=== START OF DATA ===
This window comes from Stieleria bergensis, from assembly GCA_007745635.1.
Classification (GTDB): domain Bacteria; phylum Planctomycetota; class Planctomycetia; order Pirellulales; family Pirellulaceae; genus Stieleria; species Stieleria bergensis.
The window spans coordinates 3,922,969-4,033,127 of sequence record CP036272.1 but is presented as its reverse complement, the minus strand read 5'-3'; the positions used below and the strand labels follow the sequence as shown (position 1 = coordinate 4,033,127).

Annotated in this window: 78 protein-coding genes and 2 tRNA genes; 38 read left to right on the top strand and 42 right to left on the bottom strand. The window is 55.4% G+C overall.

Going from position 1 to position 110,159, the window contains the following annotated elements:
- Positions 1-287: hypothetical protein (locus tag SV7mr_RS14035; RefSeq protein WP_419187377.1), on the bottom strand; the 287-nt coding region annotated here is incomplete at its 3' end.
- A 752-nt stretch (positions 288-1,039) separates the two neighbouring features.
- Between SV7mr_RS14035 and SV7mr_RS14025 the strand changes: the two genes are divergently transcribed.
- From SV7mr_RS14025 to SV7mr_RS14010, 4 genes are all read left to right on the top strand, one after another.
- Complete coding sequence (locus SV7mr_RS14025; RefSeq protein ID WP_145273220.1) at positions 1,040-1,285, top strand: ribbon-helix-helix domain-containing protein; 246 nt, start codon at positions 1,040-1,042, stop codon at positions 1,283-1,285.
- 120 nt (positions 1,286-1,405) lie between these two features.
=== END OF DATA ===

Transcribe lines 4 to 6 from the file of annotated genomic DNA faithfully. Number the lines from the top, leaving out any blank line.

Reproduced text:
Annotated in this window: 78 protein-coding genes and 2 tRNA genes; 38 read left to right on the top strand and 42 right to left on the bottom strand. The window is 55.4% G+C overall.

Going from position 1 to position 110,159, the window contains the following annotated elements:
- Positions 1-287: hypothetical protein (locus tag SV7mr_RS14035; RefSeq protein WP_419187377.1), on the bottom strand; the 287-nt coding region annotated here is incomplete at its 3' end.